Working people in East Palestine keep up fight for cleanup, health

By Tony Lane
May 15, 2023
Eric “Jake” Cozza, center, who lives half a mile from Norfolk Southern derailment site, testifies at April 27 EPA hearing, saying results of urine test show presence of toxic vinyl chloride.
The Parkersburg News and Sentinel/Stephanie ElverdEric “Jake” Cozza, center, who lives half a mile from Norfolk Southern derailment site, testifies at April 27 EPA hearing, saying results of urine test show presence of toxic vinyl chloride.

EAST PALESTINE, Ohio — Three months after the Feb. 3 Norfolk Southern train derailment, fire and burn-off of toxic vinyl chloride here, workers, farmers and small-business people continue to press to gain control over needed steps to clean up the area and protect their health. Their efforts are aimed at both the rail bosses and government authorities.

The Environmental Protection Agency held one of an ongoing series of “informational sessions” in East Palestine April 27.

EPA Response Coordinator Mark Durno claimed there is little to no risk of vinyl chloride exposure, but residents took the floor to insist they’ve taken tests that prove exposure to the chemical continues. Eric “Jake” Cozza, who lives less than half a mile from the derailment site, spoke at the meeting, the Salem News said, pointing to results of his urinalysis that shows the chemical’s presence.

“I know that blood and urine samples with these compounds are an increasing concern,” Durno admitted. “We know the site is contaminated. We have the river. Sulphur Run is contaminated and part of Leslie Run is contaminated. And with the work that is going on [by Norfolk Southern contractors] there is the potential for vapors to be released.

“I was just down at a house watching the operation from the backyard,” Durno said. “And as the excavation was going on and the wind flow was actually in my direction, I got a small whiff of butyl acrylate.” That’s another dangerous chemical released in the burn-off, that causes throat and skin irritation and can have long-term respiratory problems — symptoms people there complain about.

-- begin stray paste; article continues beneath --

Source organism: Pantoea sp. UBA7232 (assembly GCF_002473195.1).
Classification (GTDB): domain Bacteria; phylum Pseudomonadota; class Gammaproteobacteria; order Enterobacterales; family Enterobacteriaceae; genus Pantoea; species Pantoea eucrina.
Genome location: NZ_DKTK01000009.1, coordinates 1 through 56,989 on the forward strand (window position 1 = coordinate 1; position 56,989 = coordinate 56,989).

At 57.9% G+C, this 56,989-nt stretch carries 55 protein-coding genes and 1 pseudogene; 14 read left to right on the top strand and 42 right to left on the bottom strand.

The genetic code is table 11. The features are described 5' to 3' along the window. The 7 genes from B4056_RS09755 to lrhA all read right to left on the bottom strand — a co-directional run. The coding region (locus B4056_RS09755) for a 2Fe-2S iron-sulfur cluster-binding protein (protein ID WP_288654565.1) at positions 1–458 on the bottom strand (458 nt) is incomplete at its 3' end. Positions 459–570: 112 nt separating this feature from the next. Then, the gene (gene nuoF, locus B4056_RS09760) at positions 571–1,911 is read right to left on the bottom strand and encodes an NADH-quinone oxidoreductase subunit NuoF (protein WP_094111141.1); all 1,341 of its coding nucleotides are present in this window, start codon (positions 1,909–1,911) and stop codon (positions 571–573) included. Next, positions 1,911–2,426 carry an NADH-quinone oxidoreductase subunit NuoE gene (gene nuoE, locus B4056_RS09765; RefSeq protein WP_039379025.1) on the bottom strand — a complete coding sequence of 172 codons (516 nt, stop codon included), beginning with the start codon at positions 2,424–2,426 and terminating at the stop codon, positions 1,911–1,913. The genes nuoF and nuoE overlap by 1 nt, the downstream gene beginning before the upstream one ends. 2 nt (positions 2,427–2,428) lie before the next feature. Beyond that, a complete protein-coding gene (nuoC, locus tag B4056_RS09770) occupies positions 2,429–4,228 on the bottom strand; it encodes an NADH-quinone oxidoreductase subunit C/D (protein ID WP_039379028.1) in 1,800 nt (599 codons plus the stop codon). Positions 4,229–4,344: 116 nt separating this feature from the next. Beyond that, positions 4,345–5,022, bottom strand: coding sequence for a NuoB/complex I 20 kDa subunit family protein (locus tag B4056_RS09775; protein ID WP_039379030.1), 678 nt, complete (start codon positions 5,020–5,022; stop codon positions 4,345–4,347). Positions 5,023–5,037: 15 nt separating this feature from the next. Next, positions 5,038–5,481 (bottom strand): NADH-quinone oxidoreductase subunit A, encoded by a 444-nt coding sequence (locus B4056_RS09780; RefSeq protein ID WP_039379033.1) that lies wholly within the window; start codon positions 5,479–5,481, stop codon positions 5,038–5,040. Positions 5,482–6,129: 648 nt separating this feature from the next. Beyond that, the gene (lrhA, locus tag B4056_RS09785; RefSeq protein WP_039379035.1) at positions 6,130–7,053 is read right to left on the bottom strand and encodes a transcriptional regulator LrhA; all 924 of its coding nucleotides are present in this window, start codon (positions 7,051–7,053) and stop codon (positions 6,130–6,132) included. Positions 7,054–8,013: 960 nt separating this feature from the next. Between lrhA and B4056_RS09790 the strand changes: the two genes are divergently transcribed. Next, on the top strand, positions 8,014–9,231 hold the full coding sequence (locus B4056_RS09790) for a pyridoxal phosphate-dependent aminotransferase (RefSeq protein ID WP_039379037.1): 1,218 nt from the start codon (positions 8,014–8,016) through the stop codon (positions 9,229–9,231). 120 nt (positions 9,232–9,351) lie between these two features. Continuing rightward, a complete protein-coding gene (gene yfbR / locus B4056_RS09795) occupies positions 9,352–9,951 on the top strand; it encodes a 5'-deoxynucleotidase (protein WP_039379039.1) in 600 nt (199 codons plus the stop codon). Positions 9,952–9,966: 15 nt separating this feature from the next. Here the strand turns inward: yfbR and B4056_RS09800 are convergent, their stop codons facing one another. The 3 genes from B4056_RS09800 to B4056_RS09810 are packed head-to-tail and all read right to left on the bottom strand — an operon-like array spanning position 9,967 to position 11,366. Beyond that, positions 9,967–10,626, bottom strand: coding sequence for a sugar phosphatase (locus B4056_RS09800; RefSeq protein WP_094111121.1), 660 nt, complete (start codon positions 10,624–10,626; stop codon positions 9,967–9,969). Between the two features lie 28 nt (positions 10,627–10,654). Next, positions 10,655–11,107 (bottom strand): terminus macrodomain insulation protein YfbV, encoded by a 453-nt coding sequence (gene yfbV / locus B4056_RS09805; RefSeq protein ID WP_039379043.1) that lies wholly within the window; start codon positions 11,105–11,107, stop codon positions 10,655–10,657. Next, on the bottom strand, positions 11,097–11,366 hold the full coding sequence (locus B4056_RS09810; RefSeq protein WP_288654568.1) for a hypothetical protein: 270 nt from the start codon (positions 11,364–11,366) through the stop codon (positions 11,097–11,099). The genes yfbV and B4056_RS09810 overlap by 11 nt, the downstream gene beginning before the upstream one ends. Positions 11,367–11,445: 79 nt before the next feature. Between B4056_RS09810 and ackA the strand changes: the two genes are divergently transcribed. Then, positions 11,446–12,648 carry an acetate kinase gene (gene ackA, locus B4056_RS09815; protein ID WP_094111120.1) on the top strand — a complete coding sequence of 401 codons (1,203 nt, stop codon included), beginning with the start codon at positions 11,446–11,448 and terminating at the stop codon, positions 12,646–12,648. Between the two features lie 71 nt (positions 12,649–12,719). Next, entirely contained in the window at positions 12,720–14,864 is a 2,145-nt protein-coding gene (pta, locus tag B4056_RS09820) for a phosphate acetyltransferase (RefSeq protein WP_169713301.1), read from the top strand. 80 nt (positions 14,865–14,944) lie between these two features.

Rev. Barry Walker, who lives a mile from the site, said the EPA needed to change its decision to not test farther out into the community. “There are some of us a mile or two out from this thing. You don’t cover us. You are not checking” the air, he said.

Erin Stauffer, a social services administrator, told the Militant she had raised her concerns about the lack of information being given to residents at a recent meeting of the East Palestine Council. “The council isn’t saying anything about things like reparations,” she told the council meeting. “People don’t know what’s going on.”

There are still a number of people who lived near the derailment site who are living in limbo. Jeff Drummond, a retired truck driver, is still barred from returning to his home because of ongoing work there. He’s stuck in a tiny room at the Davis Motel in North Lima. “I have nothing here,” he told Salem News.

The rail bosses say it will take another two months to finish removing the contaminated soil from the derailment site and they haven’t even begun cleaning up contaminated sediment at Leslie Run.